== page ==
EIG cofounder Steve Glickman acknowledges that not all Opportunity Zone money may go to investments will go to assets that have a measurable, positive impact on the community. But he argues that the biggest issue these communities face is that few investors take a serious look at investing in their businesses or organizations. And that’s what the Opportunity Zone legislation aims to be a catalyst for them to do so.
“I would argue you meet no mayor or local business [in Opportunity Zones] who says, “we’re concerned there’s too much capital.” Their concern is that there’s not any capital — that no investors come there or are focused on them” Glickman told VentureBeat.
First movers forge ahead
The Tax Cuts and Jobs Act passed by Congress in December outlined the process for how states chose their Opportunity Zones, what kind of properties are eligible to be invested, and how much of a tax break investors can get.
But, Congress left it up to the Treasury Department to decide how to certify Opportunity Zone funds, as well as how long funds have to reinvest capital if they decide to sell their shares in a company.
The latter is one of the bigger issues at hand — a VC or private equity firm might decide to sell its share in a company for a number of reasons, particularly if it turns out the company is a bad investment. Because 90 percent of a fund’s investments need to be in Opportunity Zone businesses, that means if a firm decides to sell its share in an Opportunity Zone business, that’s one less business that “counts” toward that 90 percent, and could put the fund dangerously close to losing its Opportunity Zone certification, and investors wouldn’t receive that full tax incentive.
“What Treasury should do is provide clarification to the marketplace that funds can move from asset to asset as long as they continuously deploy to communities and give investors [clarity on] the amount of time they have to reinvest,” Glickman told VentureBeat. So if they held a company for 3 years then sell, they’ll have X amount of time — let’s call it 6 months –to find a new investment.”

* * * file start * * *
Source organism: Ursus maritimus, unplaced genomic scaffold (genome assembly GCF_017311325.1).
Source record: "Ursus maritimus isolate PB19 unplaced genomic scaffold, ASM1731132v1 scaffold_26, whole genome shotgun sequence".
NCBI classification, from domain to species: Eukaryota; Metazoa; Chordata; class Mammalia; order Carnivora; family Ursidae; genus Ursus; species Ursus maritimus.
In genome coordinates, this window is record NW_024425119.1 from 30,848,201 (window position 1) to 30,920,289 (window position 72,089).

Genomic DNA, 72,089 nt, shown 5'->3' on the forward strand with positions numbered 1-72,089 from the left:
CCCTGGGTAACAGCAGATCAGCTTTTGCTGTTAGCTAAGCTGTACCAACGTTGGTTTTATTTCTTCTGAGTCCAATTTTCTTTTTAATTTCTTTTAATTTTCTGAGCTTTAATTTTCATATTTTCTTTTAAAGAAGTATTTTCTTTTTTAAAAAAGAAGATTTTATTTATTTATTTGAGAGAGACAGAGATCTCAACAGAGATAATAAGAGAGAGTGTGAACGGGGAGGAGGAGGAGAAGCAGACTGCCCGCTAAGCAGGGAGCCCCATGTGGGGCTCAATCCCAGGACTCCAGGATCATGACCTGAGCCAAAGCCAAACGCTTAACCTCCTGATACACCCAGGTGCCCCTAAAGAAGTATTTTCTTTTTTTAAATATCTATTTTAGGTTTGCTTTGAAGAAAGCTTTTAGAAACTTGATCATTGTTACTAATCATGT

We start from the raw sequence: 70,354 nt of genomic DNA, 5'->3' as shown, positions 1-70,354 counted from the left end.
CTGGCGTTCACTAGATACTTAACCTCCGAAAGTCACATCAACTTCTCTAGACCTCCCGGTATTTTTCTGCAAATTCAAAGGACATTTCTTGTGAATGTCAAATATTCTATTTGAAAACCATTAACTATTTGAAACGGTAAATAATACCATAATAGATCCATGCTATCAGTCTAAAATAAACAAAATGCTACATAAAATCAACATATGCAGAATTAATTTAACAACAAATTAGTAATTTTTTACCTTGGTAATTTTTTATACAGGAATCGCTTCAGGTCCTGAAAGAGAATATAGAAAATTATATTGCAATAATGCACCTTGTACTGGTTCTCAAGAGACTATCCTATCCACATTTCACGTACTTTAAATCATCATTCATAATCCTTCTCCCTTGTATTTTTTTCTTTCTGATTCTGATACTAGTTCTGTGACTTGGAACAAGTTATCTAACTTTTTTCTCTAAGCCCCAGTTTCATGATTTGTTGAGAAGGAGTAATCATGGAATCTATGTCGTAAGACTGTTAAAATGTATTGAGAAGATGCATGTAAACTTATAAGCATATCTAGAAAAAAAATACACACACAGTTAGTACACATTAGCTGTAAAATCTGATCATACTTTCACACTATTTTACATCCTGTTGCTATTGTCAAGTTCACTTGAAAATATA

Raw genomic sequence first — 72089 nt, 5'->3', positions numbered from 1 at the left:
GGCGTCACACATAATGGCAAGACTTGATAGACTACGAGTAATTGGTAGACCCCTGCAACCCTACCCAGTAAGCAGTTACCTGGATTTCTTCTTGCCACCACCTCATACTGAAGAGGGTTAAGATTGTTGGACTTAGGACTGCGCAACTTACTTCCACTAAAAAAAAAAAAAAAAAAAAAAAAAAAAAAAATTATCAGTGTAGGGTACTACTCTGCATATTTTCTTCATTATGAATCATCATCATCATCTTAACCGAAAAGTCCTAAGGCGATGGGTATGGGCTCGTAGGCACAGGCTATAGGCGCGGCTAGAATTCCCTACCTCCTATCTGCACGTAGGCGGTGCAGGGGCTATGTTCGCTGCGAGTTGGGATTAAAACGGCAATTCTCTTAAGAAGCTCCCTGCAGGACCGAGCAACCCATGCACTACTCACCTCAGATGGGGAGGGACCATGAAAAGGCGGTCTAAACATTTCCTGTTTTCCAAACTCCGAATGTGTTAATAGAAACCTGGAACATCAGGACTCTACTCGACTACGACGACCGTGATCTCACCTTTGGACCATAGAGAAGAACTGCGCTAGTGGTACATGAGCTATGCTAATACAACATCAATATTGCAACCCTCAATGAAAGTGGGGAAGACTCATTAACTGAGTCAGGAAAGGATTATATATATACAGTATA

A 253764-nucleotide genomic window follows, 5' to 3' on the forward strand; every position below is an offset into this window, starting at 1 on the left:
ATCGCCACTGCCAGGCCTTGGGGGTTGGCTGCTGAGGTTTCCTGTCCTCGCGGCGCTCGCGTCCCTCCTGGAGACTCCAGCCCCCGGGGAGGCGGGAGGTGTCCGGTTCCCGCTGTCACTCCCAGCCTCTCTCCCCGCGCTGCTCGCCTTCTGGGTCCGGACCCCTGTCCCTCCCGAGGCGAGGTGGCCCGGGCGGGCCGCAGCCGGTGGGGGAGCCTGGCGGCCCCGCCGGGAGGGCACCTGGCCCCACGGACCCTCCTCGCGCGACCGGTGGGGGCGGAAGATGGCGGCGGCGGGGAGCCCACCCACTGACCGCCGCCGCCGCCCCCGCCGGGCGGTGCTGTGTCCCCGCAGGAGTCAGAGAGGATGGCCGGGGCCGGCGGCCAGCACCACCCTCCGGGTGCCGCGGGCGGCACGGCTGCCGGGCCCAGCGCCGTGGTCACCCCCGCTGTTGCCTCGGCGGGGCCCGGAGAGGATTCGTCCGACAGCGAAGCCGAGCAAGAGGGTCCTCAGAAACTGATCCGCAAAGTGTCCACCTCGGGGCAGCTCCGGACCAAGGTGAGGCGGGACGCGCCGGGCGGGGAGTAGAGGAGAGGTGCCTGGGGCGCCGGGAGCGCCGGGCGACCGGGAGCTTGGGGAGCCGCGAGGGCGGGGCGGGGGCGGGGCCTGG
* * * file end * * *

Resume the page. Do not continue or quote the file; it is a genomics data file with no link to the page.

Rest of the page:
Last week, the Treasury Department sent its proposed rules to the Office of Management and Budget, where it goes through a 10-day review period. After that, the Treasury will release its guidelines and open up a public comment period before making any final decisions.
But not all managers are waiting for Treasury guidance to go ahead with the process of start raising funds.
Access Ventures, a Louisville, Kentucky-based impact investing fund, posted a job listing last week for team members to work on its Opportunity Zone funds. Glickman — who recently announced he was starting a consulting firm to work with interested investors, said that he gets calls “every week,” from investors looking to raise Opportunity Zone funds.
Peter Brack, a former venture partner and currently an Los Angeles’ Mucker Capital, is one of the VCs who has created a fund to invest in Opportunity Zones. His fund, called Hypothesis Ventures, plans to not only write early-stage checks for startups in Opportunity Zones, but also invest in coworking spaces and accelerators.
He told VentureBeat that he had already been wanting for years to invest more in places outside the Valley, but Opportunity Zones provide a particularly lucrative reason to do so now. He said that he first heart about Opportunity Zones from Glickman.
“AWS and a lot of other tools made it much less expensive to start a business, to grow a business from anywhere,” Brack told VentureBeat in a phone interview. “With the rising cost of living in the Bay Area, I think it’s kind of a more no-brainer that more important meaningful companies will sprout up elsewhere.
He said that the fund in particular will be targeting Opportunity Zone neighborhoods in Pittsburgh, Philadelphia, Washington D.C, Baltimore, Detroit, Chicago, New York, and Los Angeles, He also cited the Midwest’s growing ag tech sector, as well as Pittsburgh and Detroit’s robotics sectors, as particularly attractive.
If the first movers’ backgrounds are any indication, the VCs who are most likely to raise Opportunity Zone funds were already receptive to investing in these areas in the first place. It raises the question of just how much Opportunity Zones will do to shift capital to underserved areas. But it’s still early days in this new incentive program, and there’s certainly opportunity for more VCs to step up.